Laser Polishing of Metals

Brochure ”Laser Polishing of Metals”
Brochure ”Laser Polishing of Metals”

The Fraunhofer Institute for Laser Technology ILT uses laser radiation to automatically polish components with complex 3D surfaces. With this new process, users from various industries, such as those from tool and mold industry or medical technology, can avoid tedious manual p rocessing and save both money and time.

The Process

When laser radiation is used to polish metals, a thin surface layer of the workpiece is remelted and the surface smoothed due to interfacial tension. The innovation of laser polishing lies in its fundamentally different mode of action (remelting) compared to conventional grinding and polishing processes (ablation). For metallic materials, diode-pumped solid-state lasers are generally used. If the surfaces already have a low roughness, e. g. after grinding, pulsed lasers with pulse durations of several 100 ns can be used. If the surfaces are rougher, e. g. after milling or additive manufacturing, continuous lasers are used. The remelting depth is between a few 100 nm when pulsed lasers are used and up to 100 μm with continuous lasers.

Process Features and Advantages

  • Automated processing of 3D surfaces
  • Polishing result independent of the operator
  • High process speeds, especially when compared to manual polishing
  • High reproducibility
  • Selective polishing of selected areas
  • Low mechanical stress on the components, because of the non-contact process
  • No grinding and polishing waste
  • No incorporation of grinding and polishing agents into the surfaces

Tool and Mould Making

For the processes used in tool and mold making, the state of the art is manual polishing, which has processing times of often more than 10 min/cm². Therefore, there is a great need, particularly in this industry, for automated polishing processes for complex 3D surfaces. The roughness it requires is often in the range of Ra = 0.05 to 0.3 μm.

On the tool steels 1.2343, 1.2311, 1.2379 and 1.3207, laser polishing can be used to smooth milled and eroded surfaces with a roughness of Ra = 1 to 4 μm down to a roughness of Ra = 0.05 to 0.2 μm. The surface rate here is about 1 cm²/min, but can be increased to up to 10 cm²/min by material-adapted intensity distributions. Injection molding and embossing tools with laser-polished surfaces have comparable service lives to those of manually polished tools.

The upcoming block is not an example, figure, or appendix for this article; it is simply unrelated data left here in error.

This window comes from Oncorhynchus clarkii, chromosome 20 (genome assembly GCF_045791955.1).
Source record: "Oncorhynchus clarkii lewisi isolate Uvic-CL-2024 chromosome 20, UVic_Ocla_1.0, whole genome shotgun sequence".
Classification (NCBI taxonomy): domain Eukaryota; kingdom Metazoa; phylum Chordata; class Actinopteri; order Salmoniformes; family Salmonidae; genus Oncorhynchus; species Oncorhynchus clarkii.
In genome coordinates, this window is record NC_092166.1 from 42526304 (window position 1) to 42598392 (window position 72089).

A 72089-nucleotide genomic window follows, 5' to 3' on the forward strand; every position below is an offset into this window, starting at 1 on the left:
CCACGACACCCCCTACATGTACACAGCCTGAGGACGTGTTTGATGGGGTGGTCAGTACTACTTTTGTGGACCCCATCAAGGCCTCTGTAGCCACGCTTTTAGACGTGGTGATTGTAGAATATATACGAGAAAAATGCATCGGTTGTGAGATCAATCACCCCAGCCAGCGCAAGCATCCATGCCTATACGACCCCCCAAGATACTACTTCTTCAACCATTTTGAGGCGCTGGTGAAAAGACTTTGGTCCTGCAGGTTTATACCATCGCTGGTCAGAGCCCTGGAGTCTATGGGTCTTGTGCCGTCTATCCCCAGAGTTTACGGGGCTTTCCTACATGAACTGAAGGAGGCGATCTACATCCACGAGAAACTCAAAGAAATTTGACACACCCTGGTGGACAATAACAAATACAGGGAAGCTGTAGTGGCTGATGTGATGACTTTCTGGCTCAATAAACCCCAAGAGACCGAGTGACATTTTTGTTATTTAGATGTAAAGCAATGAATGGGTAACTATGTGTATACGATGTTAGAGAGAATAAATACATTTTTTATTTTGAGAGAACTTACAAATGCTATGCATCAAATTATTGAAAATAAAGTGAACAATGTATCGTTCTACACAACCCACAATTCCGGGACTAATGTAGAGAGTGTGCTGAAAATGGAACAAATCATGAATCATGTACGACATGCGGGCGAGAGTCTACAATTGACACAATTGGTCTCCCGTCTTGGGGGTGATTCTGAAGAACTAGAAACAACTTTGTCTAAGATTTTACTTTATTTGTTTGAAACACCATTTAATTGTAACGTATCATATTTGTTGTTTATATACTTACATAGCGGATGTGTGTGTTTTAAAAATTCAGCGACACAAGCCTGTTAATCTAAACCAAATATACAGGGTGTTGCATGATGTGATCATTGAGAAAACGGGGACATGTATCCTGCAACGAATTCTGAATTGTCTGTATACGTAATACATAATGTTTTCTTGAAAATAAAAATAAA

In addition, when the process parameters are modulated, the gloss level on tool surfaces can be adjusted with high local resolution (150 μm), which also makes it possible to produce two-color and multi-gloss effects. In leather grain, for example, only the recesses of the grain are polished in the tool, the webs remain unprocessed.

Deburring and Shape Melting

Burrs and edges can be removed by laser machining and remelted as a function of the requirements. In this case, when a defined shape is melted, for example, uniform rounding can be achieved.

Medical Technology

Titanium materials are often used in medical technology. While these can be polished with conventional, cutting processes, there is a great expenditure of time and personnel. When this process is automated using laser polishing, machining time and cost can be significantly reduced. Laser-polished surfaces have a high degree of geometrical accuracy owing the principle involved and, therefore, allow tight tolerances. The absence of grinding and polishing agents also means that the surfaces have a high chemical purity after laser polishing, which is particularly important for implants.

On diamond-milled surfaces with an initial roughness of Ra ≈ 0.3 μm, a roughness of Ra ≤ 0.1 μm can be achieved when polished with pulsed laser radiation. The processing time is only 3 s/cm² and, thus, significantly shorter than that of manual polishing.

Range of Materials

Laser polishing is particularly well suited for nickel, titanium and cobalt/chromium alloys. Even with an initial roughness in the range Ra = 1 to 15 μm, a roughness of Ra < 0.2 μm can be achieved with an area rate of 1 to 5 cm²/min. Other steels and cast alloys can also be polished. The polishing result depends on the material and its homogeneity.

Machine Technology and CAM-NC Data Chain

Together with partners from the industry, Fraunhofer ILT has developed a machine tool for laser polishing of complex 3D components. The laboratory results and experience have been transferred to a robust machine technology suitable for industrial production. The basis is a five-axis portal machine, which positions the workpieces and performs slow feed movements. In combination with a highly dynamic three-axis laser scanner, the machine can reach the required process speeds of up to 1 m/s.

Due to the machine kinematics with 5+3 axes, special demands are placed on the CAM-NC data chain. Fraunhofer ILT develops solutions that enable the user to use a well-known CAM system for milling, but also for path planning in laser polishing. A downstream technology processor, which combines the functions of a post-processor with specific adjustments, converts the milling paths into laser polishing paths. The 3D laser scanner is controlled by a flexible software system that can be seamlessly integrated into the NC control of the machine. The machine and the CAM-NC data chain are available for component- and application-specific test series at Fraunhofer ILT.